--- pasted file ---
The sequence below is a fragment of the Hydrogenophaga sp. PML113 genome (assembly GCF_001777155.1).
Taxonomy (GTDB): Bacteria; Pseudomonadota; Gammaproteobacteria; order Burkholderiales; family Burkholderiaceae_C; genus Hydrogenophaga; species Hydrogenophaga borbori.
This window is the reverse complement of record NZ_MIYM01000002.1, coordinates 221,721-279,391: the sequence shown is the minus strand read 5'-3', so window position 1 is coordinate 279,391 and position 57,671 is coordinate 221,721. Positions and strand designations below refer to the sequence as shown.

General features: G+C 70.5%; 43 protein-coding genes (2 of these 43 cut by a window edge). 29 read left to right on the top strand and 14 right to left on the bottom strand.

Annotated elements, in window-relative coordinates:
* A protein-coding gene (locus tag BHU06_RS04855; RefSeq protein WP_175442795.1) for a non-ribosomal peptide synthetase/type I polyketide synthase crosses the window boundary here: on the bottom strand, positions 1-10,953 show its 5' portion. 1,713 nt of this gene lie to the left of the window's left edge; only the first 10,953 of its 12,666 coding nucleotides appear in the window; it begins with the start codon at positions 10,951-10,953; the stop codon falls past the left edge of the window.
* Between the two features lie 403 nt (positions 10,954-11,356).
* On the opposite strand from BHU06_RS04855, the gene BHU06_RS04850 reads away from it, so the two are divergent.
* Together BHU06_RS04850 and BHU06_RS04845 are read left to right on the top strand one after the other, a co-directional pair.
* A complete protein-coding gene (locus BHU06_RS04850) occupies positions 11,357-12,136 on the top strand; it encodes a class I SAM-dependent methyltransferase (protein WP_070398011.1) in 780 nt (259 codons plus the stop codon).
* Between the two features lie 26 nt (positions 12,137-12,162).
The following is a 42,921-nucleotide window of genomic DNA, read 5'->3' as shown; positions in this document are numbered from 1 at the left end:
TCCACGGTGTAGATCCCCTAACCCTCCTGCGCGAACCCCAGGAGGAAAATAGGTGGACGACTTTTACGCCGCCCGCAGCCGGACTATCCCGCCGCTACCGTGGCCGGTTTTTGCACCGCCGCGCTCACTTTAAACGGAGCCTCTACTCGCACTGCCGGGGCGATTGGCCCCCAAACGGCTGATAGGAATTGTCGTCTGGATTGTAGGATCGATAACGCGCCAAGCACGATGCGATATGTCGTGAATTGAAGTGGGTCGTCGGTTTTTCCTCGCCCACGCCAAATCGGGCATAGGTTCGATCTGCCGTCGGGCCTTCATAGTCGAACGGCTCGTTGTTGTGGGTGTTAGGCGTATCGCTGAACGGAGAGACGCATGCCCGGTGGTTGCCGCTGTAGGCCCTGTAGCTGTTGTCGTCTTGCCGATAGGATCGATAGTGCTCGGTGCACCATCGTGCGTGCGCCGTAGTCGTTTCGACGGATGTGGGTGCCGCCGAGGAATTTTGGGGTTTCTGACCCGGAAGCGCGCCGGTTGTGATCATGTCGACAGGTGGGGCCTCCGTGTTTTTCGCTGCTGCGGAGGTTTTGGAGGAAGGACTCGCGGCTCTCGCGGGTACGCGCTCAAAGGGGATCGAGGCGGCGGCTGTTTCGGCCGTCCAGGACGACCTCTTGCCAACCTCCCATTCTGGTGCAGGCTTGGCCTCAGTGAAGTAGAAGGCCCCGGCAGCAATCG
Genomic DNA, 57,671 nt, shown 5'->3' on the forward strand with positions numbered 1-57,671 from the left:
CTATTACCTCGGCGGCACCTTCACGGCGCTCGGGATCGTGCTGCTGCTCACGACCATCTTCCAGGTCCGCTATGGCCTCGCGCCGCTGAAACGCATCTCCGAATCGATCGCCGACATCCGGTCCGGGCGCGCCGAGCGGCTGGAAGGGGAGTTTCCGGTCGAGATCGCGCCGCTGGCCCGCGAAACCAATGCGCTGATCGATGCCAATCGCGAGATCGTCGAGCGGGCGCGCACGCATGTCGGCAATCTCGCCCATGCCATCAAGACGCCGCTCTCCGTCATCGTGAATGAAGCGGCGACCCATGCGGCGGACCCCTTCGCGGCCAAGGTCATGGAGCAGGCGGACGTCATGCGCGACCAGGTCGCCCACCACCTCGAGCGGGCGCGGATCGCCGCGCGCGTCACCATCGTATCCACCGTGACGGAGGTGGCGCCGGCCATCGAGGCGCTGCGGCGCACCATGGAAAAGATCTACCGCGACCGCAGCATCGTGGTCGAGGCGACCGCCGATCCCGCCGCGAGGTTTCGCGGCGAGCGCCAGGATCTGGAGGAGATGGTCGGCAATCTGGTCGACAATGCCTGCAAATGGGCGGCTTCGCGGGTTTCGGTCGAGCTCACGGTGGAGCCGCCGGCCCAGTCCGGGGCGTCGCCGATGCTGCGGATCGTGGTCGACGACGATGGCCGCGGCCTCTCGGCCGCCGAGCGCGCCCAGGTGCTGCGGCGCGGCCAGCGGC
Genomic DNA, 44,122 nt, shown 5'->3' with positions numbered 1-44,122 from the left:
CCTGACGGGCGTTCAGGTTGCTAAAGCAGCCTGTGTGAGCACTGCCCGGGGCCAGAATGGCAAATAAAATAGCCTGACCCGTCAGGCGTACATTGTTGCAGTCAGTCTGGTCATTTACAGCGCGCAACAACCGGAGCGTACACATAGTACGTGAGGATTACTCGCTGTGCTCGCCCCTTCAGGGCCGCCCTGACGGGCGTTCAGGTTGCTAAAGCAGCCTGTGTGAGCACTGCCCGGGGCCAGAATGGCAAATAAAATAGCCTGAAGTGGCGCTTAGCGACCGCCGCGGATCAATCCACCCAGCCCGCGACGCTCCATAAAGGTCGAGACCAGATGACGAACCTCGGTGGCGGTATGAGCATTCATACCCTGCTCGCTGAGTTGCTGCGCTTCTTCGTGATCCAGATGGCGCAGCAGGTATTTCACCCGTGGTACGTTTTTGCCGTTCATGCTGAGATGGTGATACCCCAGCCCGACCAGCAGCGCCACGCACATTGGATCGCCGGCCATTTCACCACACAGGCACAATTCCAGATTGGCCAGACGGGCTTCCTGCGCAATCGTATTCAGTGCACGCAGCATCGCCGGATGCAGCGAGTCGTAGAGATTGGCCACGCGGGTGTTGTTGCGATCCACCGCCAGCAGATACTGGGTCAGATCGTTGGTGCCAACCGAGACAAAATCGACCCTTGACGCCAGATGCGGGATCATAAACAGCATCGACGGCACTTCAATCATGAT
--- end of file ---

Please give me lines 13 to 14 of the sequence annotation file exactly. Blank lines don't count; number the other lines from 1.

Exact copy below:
TCCACGGTGTAGATCCCCTAACCCTCCTGCGCGAACCCCAGGAGGAAAATAGGTGGACGACTTTTACGCCGCCCGCAGCCGGACTATCCCGCCGCTACCGTGGCCGGTTTTTGCACCGCCGCGCTCACTTTAAACGGAGCCTCTACTCGCACTGCCGGGGCGATTGGCCCCCAAACGGCTGATAGGAATTGTCGTCTGGATTGTAGGATCGATAACGCGCCAAGCACGATGCGATATGTCGTGAATTGAAGTGGGTCGTCGGTTTTTCCTCGCCCACGCCAAATCGGGCATAGGTTCGATCTGCCGTCGGGCCTTCATAGTCGAACGGCTCGTTGTTGTGGGTGTTAGGCGTATCGCTGAACGGAGAGACGCATGCCCGGTGGTTGCCGCTGTAGGCCCTGTAGCTGTTGTCGTCTTGCCGATAGGATCGATAGTGCTCGGTGCACCATCGTGCGTGCGCCGTAGTCGTTTCGACGGATGTGGGTGCCGCCGAGGAATTTTGGGGTTTCTGACCCGGAAGCGCGCCGGTTGTGATCATGTCGACAGGTGGGGCCTCCGTGTTTTTCGCTGCTGCGGAGGTTTTGGAGGAAGGACTCGCGGCTCTCGCGGGTACGCGCTCAAAGGGGATCGAGGCGGCGGCTGTTTCGGCCGTCCAGGACGACCTCTTGCCAACCTCCCATTCTGGTGCAGGCTTGGCCTCAGTGAAGTAGAAGGCCCCGGCAGCAATCG
Genomic DNA, 57,671 nt, shown 5'->3' on the forward strand with positions numbered 1-57,671 from the left: